No law bars employers from conducting criminal background checks. However, conducting checks when it isn’t necessary not only wastes resources, it may increase the risk of being sued. The same is true of credit checks. Two lawsuits challenging the fairness of background checks serve as cautionary tales for employers.
Bical Chevrolet in Queens is facing a sexual harassment lawsuit for what sounds like something out of junior high. Katherine Salas accuses two Bical managers, Charlie Albanese and Michael Inserillo, of snapping her bra up to six times a day and smacking her bottom with a wooden backscratcher.
Sometimes, it seems as if employees just make up reasons to sue their employers. Fortunately for employers, when employees’ claims turn out to be ludicrous, courts quickly dismiss the lawsuits.
Can you fire a current employee who, during employment, is convicted of a crime? It’s still not clear that you can fire him because of that conviction. Until the law is clarified, consult your attorney before firing someone based on criminal records.
Good news for those worried about being on the hook personally for ADA violations: A federal court considering a New York case has rejected an employee’s bid to hold supervisors personally liable for alleged disability discrimination.
You may not be liable personally under the ADA, but that doesn’t mean you are entirely off the hook. Under the New York State Human Rights Law, an individual who “actually participates in the conduct giving rise to the discrimination claim” can be held liable for the consequences.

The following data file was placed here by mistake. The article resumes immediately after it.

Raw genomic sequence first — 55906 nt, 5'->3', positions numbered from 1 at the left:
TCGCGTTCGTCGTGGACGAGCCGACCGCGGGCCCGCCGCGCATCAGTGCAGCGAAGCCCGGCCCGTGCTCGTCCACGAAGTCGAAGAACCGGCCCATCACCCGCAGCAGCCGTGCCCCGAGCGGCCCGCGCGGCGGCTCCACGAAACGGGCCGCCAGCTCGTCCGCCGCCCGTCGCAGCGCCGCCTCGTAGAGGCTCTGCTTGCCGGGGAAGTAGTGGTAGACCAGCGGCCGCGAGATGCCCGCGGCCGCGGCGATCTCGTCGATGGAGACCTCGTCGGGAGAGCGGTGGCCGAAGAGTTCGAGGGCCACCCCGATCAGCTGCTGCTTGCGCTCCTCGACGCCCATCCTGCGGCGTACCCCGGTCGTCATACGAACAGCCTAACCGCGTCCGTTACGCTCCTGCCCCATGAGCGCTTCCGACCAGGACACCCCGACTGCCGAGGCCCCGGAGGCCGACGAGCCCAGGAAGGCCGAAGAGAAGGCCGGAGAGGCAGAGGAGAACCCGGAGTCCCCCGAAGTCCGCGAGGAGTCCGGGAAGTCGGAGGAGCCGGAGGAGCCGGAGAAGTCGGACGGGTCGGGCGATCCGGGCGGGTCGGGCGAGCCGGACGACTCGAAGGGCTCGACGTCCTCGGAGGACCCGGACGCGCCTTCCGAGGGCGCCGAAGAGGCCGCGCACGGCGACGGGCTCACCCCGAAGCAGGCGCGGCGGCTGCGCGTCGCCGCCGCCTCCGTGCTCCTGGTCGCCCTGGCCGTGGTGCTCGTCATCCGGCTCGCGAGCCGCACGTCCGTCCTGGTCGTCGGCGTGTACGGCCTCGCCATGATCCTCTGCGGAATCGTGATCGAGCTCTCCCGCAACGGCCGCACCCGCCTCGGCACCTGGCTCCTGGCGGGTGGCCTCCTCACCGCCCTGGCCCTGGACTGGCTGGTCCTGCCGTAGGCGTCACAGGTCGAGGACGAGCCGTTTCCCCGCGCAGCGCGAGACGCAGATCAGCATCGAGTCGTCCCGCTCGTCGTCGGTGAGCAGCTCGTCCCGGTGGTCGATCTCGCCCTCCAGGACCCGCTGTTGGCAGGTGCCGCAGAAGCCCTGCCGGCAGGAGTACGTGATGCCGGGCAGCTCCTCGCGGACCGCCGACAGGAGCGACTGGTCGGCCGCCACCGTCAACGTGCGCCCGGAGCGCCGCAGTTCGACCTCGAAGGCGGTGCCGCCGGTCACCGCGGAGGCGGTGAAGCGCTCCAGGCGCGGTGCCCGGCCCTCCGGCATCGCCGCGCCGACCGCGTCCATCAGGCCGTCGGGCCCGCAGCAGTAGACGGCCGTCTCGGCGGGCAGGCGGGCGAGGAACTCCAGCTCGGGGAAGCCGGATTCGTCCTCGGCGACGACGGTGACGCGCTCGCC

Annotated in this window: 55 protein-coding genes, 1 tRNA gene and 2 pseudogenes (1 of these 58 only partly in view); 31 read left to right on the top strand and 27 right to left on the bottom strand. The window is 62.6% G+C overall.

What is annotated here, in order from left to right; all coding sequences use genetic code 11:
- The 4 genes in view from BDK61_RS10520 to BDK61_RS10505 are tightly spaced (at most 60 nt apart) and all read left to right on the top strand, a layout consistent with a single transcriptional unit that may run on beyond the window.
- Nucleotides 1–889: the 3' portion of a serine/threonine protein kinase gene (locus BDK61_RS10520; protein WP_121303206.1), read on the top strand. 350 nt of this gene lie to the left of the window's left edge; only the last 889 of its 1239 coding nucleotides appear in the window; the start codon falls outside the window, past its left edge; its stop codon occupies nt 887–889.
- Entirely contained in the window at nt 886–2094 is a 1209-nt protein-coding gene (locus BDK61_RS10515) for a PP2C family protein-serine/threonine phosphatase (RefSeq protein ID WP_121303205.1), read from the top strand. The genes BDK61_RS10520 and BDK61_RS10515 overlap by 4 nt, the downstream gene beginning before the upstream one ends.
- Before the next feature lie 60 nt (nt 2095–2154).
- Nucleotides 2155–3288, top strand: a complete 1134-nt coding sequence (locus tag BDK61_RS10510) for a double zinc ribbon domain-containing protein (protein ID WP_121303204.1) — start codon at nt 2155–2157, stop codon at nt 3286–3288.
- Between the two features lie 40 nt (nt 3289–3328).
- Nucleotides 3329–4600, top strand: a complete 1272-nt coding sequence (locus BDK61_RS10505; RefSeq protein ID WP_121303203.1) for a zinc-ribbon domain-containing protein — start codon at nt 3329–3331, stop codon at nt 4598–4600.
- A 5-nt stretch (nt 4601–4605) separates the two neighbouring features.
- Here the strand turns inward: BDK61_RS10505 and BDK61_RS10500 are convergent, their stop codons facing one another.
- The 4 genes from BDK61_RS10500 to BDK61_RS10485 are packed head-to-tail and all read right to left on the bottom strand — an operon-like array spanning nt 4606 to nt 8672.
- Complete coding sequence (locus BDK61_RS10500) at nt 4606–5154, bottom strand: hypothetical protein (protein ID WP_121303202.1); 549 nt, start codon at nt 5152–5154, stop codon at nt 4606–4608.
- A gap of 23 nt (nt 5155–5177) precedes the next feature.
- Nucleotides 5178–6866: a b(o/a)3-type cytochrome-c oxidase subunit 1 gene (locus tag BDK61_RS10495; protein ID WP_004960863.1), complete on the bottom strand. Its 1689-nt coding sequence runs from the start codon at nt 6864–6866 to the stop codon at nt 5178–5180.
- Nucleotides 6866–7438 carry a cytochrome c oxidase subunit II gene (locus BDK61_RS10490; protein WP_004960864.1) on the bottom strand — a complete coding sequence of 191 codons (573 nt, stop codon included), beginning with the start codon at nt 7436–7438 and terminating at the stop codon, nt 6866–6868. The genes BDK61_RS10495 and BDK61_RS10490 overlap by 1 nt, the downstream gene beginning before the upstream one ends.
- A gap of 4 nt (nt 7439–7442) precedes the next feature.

New York City employers may soon find out whether merely being obese is a disability under the New York City Human Rights Law (NYCHRL). That’s because the federal 2nd Circuit Court of Appeals has sent a case back to the trial court for just that determination. If the lower court concludes the NYCHRL does cover obesity, New York City employers will face three standards for disability—the ADA, New York State Human Rights Law (NYSHRL) and the NYCHRL.
Employees who complain about alleged discrimination are protected from retaliation for doing so. In order for the employee to win a lawsuit, the retaliatory act must be adverse—that is, it must be an act that affects the employee in more than an inconsequential way. In a recent case, an employee claimed that by merely ignoring her complaint, her employer was retaliating. The 2nd Circuit Court of Appeals nixed that idea.
The U.S. Supreme Court has ruled that class actions barred by many state laws may proceed in federal court. The case in question (Shady Grove Orthopedic Associates v. Allstate) dealt with a New York state law that limited claims in certain class-action cases.
If you’re thinking about switching to a production-based compensation system that pays more to the most productive employees, don’t worry too much about the plan’s possible disparate impact on some groups. As long as you don’t use the system to discriminate against a particular group—or favor another—courts are unlikely to conclude that any uneven results were caused by discrimination.